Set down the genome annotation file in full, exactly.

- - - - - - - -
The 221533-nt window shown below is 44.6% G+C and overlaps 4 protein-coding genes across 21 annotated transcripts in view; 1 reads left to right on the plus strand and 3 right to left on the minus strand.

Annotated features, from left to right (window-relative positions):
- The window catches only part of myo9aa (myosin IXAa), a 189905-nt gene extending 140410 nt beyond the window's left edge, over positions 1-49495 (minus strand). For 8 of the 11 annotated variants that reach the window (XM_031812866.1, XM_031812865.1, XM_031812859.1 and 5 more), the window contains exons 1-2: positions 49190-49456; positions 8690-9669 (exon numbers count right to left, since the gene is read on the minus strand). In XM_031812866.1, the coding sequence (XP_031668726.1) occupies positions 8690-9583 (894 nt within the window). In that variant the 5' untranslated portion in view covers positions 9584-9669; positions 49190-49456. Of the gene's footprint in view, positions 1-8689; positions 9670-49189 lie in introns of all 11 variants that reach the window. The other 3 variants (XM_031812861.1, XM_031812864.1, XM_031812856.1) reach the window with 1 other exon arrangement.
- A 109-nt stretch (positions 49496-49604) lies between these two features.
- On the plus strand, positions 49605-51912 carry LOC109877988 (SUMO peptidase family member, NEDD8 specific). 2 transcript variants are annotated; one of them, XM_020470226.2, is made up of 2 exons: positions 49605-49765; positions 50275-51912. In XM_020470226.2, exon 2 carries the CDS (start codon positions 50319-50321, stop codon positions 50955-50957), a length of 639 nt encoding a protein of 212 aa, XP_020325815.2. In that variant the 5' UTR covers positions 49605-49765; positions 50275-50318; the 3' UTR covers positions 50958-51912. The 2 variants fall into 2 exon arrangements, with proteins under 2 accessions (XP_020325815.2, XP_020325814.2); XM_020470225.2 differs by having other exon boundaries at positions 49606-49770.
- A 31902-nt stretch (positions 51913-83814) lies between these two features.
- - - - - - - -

The 221533-nt window shown below is 44.6% G+C and overlaps 4 protein-coding genes across 21 annotated transcripts in view; 1 reads left to right on the plus strand and 3 right to left on the minus strand.

Annotated features, from left to right (window-relative positions):
- The window catches only part of myo9aa (myosin IXAa), a 189905-nt gene extending 140410 nt beyond the window's left edge, over positions 1-49495 (minus strand). For 8 of the 11 annotated variants that reach the window (XM_031812866.1, XM_031812865.1, XM_031812859.1 and 5 more), the window contains exons 1-2: positions 49190-49456; positions 8690-9669 (exon numbers count right to left, since the gene is read on the minus strand). In XM_031812866.1, the coding sequence (XP_031668726.1) occupies positions 8690-9583 (894 nt within the window). In that variant the 5' untranslated portion in view covers positions 9584-9669; positions 49190-49456. Of the gene's footprint in view, positions 1-8689; positions 9670-49189 lie in introns of all 11 variants that reach the window. The other 3 variants (XM_031812861.1, XM_031812864.1, XM_031812856.1) reach the window with 1 other exon arrangement.
- A 109-nt stretch (positions 49496-49604) lies between these two features.
- On the plus strand, positions 49605-51912 carry LOC109877988 (SUMO peptidase family member, NEDD8 specific). 2 transcript variants are annotated; one of them, XM_020470226.2, is made up of 2 exons: positions 49605-49765; positions 50275-51912. In XM_020470226.2, exon 2 carries the CDS (start codon positions 50319-50321, stop codon positions 50955-50957), a length of 639 nt encoding a protein of 212 aa, XP_020325815.2. In that variant the 5' UTR covers positions 49605-49765; positions 50275-50318; the 3' UTR covers positions 50958-51912. The 2 variants fall into 2 exon arrangements, with proteins under 2 accessions (XP_020325815.2, XP_020325814.2); XM_020470225.2 differs by having other exon boundaries at positions 49606-49770.
- A 31902-nt stretch (positions 51913-83814) lies between these two features.